Reading the Catechism, Rebuilding Catholic Culture | Carl E. Olson | Catholic World Report
An Interview with the author of Rebuilding Catholic Culture: How The Catechism Can Shape Our Common Life
Dr. Ryan N. S. Topping earned a doctorate in theology at Oxford, is a Fellow at Thomas More College in New Hampshire, and has written two books about St. Augustine. His recently published book, Rebuilding Catholic Culture: How The Catechism Can Shape Our Common Life (Sophia Institute Press, 2012), has been praised by Fr. Aidan Nichols, OP (“This book deserves to take its place among the Catholic classics.”), Joseph Pearce (“Ryan Topping wields the Catechism as a weapon of wisdom…”), and Fr. John Saward (“This profound work of scholarship is a delight to read.”), among others.
Dr. Topping corresponded recently with Catholic World Report about his book, and discussed the Catechism of the Catholic Church, resisting the modern and secular “masters”, the challenges posed by modernity, the various assaults on Catholicism and the family, and why Kant rules our days and Nietzsche our night life.
Catholic World Report: It has now been nearly twenty years since the Catechism
of the Catholic Church was published
in English. How well or how poorly do you think it has been received and used
in that time? How do you hope Rebuilding Catholic Culture will inspire a deeper reading and appreciation of
Dr. Topping: The work of the restoration of culture is the work of saints. How are saints born? They are born through grace, to be sure. But grace is aided by precept and example. The task of reclaiming our culture for the Church is a battle with many fronts. Far more important than good books is the renewal of liturgy within our churches and the restoration of order within our families and schools. Books rarely excite without lively teachers to place them in our hands.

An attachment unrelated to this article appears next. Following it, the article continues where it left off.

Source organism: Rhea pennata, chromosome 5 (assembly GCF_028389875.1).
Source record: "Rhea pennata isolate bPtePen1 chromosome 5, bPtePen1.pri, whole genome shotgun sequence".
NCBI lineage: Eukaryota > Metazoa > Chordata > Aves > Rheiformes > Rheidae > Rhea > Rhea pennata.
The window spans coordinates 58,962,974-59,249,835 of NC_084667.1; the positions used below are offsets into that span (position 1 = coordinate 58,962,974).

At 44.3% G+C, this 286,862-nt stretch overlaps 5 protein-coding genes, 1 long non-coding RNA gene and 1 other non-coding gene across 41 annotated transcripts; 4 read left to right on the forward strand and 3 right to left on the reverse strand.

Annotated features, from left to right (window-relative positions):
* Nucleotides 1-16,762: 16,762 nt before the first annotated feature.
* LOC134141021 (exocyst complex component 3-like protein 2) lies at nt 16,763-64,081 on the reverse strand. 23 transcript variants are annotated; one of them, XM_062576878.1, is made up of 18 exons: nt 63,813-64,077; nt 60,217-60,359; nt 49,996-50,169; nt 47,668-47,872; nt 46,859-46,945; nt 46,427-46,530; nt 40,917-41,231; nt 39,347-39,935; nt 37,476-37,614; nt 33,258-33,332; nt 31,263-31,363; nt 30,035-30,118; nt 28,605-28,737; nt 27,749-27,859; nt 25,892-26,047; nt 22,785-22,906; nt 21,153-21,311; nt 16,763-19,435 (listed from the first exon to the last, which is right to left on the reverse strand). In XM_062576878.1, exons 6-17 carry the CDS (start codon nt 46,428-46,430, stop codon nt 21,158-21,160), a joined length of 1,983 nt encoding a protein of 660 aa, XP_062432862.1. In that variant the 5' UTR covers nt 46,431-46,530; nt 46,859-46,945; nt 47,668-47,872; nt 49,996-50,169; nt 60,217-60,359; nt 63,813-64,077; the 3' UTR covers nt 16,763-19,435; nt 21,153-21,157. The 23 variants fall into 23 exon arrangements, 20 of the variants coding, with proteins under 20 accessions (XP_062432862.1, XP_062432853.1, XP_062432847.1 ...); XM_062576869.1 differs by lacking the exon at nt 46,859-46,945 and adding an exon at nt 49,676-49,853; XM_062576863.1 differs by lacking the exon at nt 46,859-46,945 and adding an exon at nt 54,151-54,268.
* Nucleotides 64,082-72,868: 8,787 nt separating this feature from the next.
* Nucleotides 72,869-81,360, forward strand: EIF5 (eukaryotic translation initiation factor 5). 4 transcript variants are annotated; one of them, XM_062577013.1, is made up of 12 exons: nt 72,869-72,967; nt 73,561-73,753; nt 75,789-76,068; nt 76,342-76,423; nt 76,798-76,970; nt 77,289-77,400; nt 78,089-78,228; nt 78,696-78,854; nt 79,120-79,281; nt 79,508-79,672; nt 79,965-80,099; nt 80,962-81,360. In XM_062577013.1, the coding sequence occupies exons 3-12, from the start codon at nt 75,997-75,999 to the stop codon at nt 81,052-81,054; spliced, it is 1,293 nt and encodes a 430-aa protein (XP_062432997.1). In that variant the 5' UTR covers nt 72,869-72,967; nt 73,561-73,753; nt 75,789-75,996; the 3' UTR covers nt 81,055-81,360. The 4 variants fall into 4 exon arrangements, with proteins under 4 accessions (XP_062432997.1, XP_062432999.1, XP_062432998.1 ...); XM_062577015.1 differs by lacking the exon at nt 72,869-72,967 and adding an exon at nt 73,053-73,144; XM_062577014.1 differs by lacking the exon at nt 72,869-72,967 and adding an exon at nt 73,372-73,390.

To explain a doctrine is to teach, but to illustrate how its meaning can transform action is to excite. I tried to keep both of these aims in view while writing. My hope is that Rebuilding Catholic Culture will in some small way strengthen the nerve and excite the imagination of its readers.
You write, in the Introduction, that, “Intellectual humility is a great good,
but self-imposed humiliation before our medical, moral, and political masters
is unbecoming.” What are some examples of that “self-imposed humiliation” and
why do so many Catholics embrace it? What are some examples of these modern masters?
Dr. Topping: We improperly censure ourselves each time we talk about “faith communities” or “Christian values” or “gender”. None of these things exist in the Catholic lexicon. We belong to the Church, believe in good and evil, and are created male and female. Language shapes our perceptions. We need to recapture once more, through catechesis and in our schools and colleges, a grounding in the basics of Catholic philosophy. Not that everyone needs to become a scholar. But good philosophy is needed if only to counter bad philosophy. And our public discourse has been dominated for a very long time by those versed in sub-human philosophy.
How to reverse this trend? Every profession and trade affords its own opportunities for heroism. If you are a college president, refuse to remove crucifixes from your classrooms. If you are a principal of a Catholic high school, hire Catholic teachers. If you are a Catholic doctor, stick your neck out and refuse to prescribe contraception. If you are a mother, know what your children are being taught at school, and assert your role as the primary educator.
CWR: A central theme of your book is the uneasy and often contentious relationship between modernity and Catholicism. Why are you so hard on modernity? Hasn't it produced all sorts of wonderful technological, medical, and cultural advances and accomplishments? Are you simply pining for a golden age of Catholicism when the Church dominated culture and every other aspect of life? Aren’t you a bit young to be nostalgic for the Middle Ages?